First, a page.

Mediocre: Home Invasion

Home Invasion (2012)

Directed by Doug Campbell
Written by Michal Shipman, Ken Sanders, Christine Conradt, Doug Campbell
Produced by David Japka, Robert Ballo, Ken Sanders, Douglas Howell, Tosca Musk, Christine Conradt, Timothy O. Johnson
Starring Lisa Sheridan, Haylie Duff, Jason Brooks, C. Thomas Howell, Kyla Dang, Al Sapienza, Barbara Niven, Taymour Ghazi, Jason Stuart


In the commission of a botched burglary, a career criminal (Ghazi) is greased by the restaurateur (Sheridan) whose home he’s invaded. His partner (Howell) is afterward walloped and left for dead in the wild by the deceased’s girlfriend (Duff), who then locates her burglarious beau’s killer, joins her support group, and exacts revenge by assault, arson, contamination of pine nut salad dressing, and swimming lessons for her target’s lubberly foster daughter (Dang).


Shipman’s and Sanders’s story is formulaically fabricated to sequentially press every relevant button in the psyches of the alcoholic housewives, careerists, and cashiers of dollar stores addicted to Lifetime’s crime dramas. It’s a notch above most of its type simply because it’s less silly, notwithstanding the spoken surplusage of Conradt’s and Campbell’s screenplay. Naturally, this is all but a fantasy: intraracial crime committed by white Americans rarely involves breaking and entering.


Probably the most successful director in the stable of Johnson/Shadowland, Campbell heads this as procedurally as he has his hits in series such as …at 17 and Stalked By My Doctor. Expect nothing approaching experimentation or innovation from his workmanlike manner, and he’ll never disappoint you.


More often the victim than villainess in televised and direct-to-video productions, pouty Duff can twist her smile sweet to sinful at the drop of a hat, but she’s too cute to convince as a verisimilitudinous vehicle of vengeance. Good old C. Thomas chews his scenery as spicily as ever in his limited time onscreen, which is a treat for some nostalgists, who might notice that he’s at least 10 years too old for his role. He’s almost as entertaining when Stuart’s fruity chef peckishly reproves his crew. Everyone else is as unremarkably able as their director. Sheridan bears a striking similitude to Margot Kidder in her youth, but she hasn’t her personality, or personality disorders.


This reviewer is all but sure that most or all of Michael Burns’s and Steve Gurevitch’s percussion, pianism and syntheszised synthpads are algorithmically generated.


Spoiler: C. Thomas’s hapless lout resorts to squatting, survivalism, and subsistence on dog food through the first and second acts, yet he’s smoked straightaway early in the third by Duff’s schemer. A quick, requisite catfight between Sheridan and Duff precedes a sanguinary ending.


Fulsome flashbacks and moronically explanatory dialogue are provided for viewers whose attention spans are so deficient, they could almost be diagnosed with anterograde amnesia. After trekking through miles of wilderness, C. Thomas’s pristinely white sneakers are clearly brand-new.


Neither will these trespasses view themselves, nor those boxes of plonk drink themselves. Enjoy, ladies.

Execrable: Stalked by My Doctor

Stalked by My Doctor (2015)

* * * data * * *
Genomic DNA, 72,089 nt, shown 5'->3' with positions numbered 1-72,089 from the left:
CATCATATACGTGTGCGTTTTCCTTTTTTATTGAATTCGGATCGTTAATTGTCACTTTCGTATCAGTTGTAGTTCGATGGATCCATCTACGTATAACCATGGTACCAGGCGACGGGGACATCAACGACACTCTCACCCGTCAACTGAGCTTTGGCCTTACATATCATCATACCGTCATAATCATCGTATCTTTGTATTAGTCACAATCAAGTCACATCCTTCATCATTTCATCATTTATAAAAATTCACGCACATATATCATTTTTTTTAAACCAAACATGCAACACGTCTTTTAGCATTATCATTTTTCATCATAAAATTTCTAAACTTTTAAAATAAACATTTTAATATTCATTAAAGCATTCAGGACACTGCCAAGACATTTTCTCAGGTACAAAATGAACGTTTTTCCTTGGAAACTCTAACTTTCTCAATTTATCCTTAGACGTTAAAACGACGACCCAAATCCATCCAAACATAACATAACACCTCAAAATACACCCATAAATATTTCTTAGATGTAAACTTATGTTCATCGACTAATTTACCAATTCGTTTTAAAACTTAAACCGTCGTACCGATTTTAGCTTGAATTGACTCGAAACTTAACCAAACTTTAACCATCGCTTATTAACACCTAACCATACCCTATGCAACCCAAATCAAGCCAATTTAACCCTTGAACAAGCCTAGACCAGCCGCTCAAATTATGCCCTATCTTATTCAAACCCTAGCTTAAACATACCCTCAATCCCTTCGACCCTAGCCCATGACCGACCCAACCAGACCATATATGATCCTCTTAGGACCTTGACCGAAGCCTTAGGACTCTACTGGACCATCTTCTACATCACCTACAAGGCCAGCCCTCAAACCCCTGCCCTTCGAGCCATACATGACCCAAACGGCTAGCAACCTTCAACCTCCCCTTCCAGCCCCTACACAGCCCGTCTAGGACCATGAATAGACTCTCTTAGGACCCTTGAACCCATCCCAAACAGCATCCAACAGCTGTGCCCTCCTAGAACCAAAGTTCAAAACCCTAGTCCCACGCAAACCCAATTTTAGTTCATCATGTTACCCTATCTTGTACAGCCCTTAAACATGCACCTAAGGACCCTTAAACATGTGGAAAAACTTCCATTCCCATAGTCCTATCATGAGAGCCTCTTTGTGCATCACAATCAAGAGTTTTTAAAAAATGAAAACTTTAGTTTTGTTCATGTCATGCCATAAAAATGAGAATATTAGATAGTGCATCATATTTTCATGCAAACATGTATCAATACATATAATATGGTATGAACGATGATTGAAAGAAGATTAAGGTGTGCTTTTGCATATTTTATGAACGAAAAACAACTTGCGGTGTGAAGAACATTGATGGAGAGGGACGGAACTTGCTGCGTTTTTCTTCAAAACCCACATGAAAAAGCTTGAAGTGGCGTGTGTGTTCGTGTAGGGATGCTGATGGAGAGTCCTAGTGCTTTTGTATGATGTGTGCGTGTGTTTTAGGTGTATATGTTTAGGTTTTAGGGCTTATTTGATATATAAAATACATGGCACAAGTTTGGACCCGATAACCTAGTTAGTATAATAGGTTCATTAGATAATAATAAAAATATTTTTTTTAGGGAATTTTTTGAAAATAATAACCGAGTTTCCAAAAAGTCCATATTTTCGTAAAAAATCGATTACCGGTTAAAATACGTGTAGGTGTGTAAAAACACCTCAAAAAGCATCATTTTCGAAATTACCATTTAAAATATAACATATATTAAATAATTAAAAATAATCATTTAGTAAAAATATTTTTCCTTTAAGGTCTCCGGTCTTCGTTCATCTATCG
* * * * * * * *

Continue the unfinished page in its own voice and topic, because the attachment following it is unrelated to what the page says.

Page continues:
Written and directed by Doug Campbell
Produced by Robert Ballo, Ken Sanders, Timothy O. Johnson, Marianne C. Wunch
Starring Eric Roberts, Brianna Joy Chomer, Deborah Zoe, Jon Briddell, Carson Boatman, Wyntergrace Williams, Caryn Richman
Look out, ladies: one creepy, crazy, craggy cardiologist (Roberts) is on the prowl for Mrs. Right, and liable to throw a psychotic, doll-mangling, trash-flinging tirret whenever rebuffed, as in response to one of his marital proposals at the prandial climax of a first date. Alas, L.A.’s dating market’s dispossessed of its most eligible bedlamite when he runs afoul in his OR of a foxy young patient (Chomer) sequent to an automotive crash ensuing her doltish boyfriend’s (Boatman) synchronic assays to drive and text. Who’s to say that writer/director Campbell didn’t craft this footling feature as much for casual riffers as for Lifetime’s targeted proto-menopausal demographic, affording as usual the lovely, imperiled maiden upon whom they can project their conceptions, her solicitous mother (Zoe), whose suspicious disapproval serves as the link for their identification, and toxic, misogynistic, patriarchal oppression personified as both the lunatic physician whose progressively criminal stratagems (in teetotal neglect of his Hippocratic oath) propel the plot with no minor expedition, and his victim’s faineant father (Briddell) and brainless beau, who enable him with damnable rationalization. Never mind its plenteous plot holes, or the stale and logically soluble propaganda as essential to this flick’s story as to its genre; Roberts is a gnashing delight in the lead, as much for his smarmily nonchalant bedside manner as his slurring, raving ebullitions, looking for all the world like a neatly preened, grandmotherly vagrant. As the weary gender wars will soon yield to authentic identitarian conflicts, propagandistic fare demonizing (invariably demented) guileful men and potentially rival women to capitalize on the feminine hindbrain’s instinctual triggers won’t be available in incessancy to aficionados of televised schlock. Savor them while they last!
Recommended for a double feature paired with Talk to Her.